Get yourself a couple of Perception Swiftys. They’re only about 10 foot long, and Dick’s just had them on sale. They’re not the fastest or most agile yaks, but they get you into the water and you’ll have fun.

Even in an apartment you should be able to find room for them. In past postings they’ve shown how resourcful people can be to keep their boats safe and secure in the smallest of spaces.

Not living in Florida I’ll reserve comments on the suitability of an inflatable in those waters. But to suggest that they’re only good for “lakes and ponds” is a load of crap.

And that’s speaking as someone who actually has experience with them, in conditions a little more challenging than “quiet lakes and ponds”.

Hobie i14T…
I’ve seen these in person and they look very sturdy…

more $$ though.

stronger than you think…

– Last Updated: Oct-02-08 6:13 PM EST –

I live right below Tampa Bay and I own an Advanced Elements Convertible. I mostly kayak in fresh water, but recently went into some brackish water. The wife and I came across some oyster beds. I am 225 lbs and I can feel we were bottomed out on the beds. I had to use the paddle to get leverage to get off of them. I was sure I was going to see some cuts in the boat, but when we got back there were barely any scratches. They are a lot stronger than you would think.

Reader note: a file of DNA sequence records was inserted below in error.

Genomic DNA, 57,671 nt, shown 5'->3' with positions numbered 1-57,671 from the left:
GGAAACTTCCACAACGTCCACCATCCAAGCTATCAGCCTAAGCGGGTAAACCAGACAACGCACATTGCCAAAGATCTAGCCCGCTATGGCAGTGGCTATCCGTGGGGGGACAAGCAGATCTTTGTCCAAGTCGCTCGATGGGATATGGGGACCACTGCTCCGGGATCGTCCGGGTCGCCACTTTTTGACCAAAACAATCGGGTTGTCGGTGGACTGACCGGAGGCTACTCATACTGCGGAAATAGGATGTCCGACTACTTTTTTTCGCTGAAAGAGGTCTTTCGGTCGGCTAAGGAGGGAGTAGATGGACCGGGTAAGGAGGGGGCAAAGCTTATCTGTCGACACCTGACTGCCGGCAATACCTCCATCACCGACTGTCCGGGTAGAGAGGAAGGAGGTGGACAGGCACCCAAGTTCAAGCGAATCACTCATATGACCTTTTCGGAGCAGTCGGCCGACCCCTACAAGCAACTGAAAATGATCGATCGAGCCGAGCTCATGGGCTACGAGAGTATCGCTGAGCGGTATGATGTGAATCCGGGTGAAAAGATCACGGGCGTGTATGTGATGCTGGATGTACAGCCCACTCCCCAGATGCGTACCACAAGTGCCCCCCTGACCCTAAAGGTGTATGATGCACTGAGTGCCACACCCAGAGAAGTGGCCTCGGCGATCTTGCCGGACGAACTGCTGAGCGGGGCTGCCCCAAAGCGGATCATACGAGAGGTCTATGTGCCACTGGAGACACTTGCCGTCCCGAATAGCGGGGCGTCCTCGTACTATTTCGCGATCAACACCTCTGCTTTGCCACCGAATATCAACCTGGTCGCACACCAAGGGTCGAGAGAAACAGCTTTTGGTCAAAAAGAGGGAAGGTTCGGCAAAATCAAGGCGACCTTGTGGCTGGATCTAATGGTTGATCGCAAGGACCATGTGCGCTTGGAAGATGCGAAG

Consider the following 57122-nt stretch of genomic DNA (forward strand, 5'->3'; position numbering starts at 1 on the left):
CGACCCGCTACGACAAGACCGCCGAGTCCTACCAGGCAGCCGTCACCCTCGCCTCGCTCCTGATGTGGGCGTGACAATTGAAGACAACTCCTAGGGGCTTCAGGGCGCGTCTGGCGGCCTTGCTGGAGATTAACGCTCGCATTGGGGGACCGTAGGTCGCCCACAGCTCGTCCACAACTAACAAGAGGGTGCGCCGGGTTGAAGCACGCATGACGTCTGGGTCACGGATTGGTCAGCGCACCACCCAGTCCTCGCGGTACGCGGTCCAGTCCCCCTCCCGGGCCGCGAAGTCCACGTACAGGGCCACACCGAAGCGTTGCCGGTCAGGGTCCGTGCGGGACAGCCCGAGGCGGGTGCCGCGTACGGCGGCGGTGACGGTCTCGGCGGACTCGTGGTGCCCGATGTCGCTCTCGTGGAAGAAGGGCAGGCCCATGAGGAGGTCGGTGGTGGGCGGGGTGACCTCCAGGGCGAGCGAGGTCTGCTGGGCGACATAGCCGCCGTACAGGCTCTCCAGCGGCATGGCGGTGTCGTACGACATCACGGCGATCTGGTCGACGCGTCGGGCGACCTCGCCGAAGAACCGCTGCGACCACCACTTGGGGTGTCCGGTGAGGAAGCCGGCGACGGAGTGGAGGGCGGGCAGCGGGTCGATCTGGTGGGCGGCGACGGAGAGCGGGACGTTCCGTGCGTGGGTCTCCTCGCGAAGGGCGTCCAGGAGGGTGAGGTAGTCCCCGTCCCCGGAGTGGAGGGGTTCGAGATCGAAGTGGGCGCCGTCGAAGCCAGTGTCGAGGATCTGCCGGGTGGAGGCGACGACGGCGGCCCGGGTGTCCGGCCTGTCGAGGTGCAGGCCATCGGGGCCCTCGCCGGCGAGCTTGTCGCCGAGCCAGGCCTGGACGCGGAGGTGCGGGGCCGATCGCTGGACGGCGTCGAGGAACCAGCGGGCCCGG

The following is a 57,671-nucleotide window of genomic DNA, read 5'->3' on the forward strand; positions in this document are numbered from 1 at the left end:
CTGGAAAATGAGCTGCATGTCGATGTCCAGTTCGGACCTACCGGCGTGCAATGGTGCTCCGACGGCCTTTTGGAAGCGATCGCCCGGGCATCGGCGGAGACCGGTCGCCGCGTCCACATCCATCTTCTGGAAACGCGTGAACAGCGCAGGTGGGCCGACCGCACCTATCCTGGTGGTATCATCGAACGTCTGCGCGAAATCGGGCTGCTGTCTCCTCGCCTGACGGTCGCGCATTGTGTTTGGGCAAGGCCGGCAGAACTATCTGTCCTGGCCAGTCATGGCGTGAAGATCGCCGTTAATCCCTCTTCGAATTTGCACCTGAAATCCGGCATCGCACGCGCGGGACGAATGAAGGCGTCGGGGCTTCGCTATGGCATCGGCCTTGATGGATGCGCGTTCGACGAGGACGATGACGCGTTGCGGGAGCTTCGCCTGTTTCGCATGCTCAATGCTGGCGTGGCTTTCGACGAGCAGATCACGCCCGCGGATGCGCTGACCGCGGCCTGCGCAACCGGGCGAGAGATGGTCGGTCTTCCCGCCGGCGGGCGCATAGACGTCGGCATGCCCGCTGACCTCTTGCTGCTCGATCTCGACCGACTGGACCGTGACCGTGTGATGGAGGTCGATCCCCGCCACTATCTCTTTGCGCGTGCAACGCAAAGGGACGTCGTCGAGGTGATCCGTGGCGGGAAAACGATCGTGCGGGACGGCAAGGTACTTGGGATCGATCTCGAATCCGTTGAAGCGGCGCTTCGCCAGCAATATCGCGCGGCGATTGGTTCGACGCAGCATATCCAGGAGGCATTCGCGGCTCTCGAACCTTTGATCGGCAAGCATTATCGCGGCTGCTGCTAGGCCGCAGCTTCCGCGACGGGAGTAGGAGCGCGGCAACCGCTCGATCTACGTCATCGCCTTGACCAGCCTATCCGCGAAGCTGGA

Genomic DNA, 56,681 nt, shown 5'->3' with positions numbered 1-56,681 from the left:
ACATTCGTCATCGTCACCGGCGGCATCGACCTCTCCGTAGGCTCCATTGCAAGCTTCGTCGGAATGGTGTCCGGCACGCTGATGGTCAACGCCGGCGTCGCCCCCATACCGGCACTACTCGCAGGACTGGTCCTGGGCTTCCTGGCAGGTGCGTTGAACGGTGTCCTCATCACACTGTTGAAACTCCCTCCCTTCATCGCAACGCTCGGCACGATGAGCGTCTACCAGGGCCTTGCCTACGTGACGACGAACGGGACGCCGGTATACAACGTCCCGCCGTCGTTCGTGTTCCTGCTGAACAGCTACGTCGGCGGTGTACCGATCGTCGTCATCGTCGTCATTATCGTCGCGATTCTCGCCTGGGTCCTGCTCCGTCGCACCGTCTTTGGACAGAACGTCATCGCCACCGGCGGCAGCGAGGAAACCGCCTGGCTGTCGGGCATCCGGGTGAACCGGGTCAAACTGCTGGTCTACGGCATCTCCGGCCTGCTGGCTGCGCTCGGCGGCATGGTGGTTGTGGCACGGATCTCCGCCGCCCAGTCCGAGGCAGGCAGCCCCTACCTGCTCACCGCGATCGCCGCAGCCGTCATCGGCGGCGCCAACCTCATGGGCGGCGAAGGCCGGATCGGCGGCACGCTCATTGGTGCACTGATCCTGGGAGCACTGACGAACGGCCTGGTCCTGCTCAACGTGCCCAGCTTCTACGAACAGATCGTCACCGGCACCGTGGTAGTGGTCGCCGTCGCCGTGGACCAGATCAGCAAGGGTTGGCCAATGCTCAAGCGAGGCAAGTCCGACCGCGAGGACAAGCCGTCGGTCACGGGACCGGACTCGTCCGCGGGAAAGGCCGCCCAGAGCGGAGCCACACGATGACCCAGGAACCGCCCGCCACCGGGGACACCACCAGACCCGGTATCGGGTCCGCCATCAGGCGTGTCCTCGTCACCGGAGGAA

I agree with you

– Last Updated: Oct-04-08 6:48 AM EST –

I have paddled just about every where in Florida and for many many years, and if I didn't have access to my kevlar kayak, I wouldn't hesitate to use a inflateable one over oyster bars or in any rivers.
If caution is used, it is no different than me getting out of my kevlar boat, before the bottom scrapes on the bars.
Use common sense, know the tides where you will be paddling and don't let the boat scrape bottom, and you won't have any problems.


These are good folks to order from…

– Last Updated: Oct-05-08 9:08 PM EST –

I bought my Advanced Elements Advanced Frame from them. They have good prices and great service. I originally purchased the larger Expedition, found it too heavy to handle and they took it back and sent me the Advanced Frame, no questions asked. They didn't even wait to get the Expedition back before sending me the Advanced Frame!

So if you know what you want then you can just order from these folks, Chuck and Holly.

The AE boats are quite nice. I still use my Advanced Frame for smaller streams but I leave it inflated now that I have a kayak trailer. I found that inflating and deflating the kayak every time I wanted to go paddling was just a pain but I have no quarrel with the boat itself. It's a very high quality inflatable that tracks nicely and is easy to paddle. The people at Advanced Elements are top notch too. They will answer whatever questions or concerns you have and stand behind their product.

Here's their forum and a link to their website:

I don't know about Florida, but I've dragged my Advanced Frame over logs, rocks and gravel in the Pine Barrens and never had any problems. In fact, the inflatable's bottom is a lot less scarred and scratched them my Capella's is!

But again, I have no idea what oyster bars are so you might want to do some research.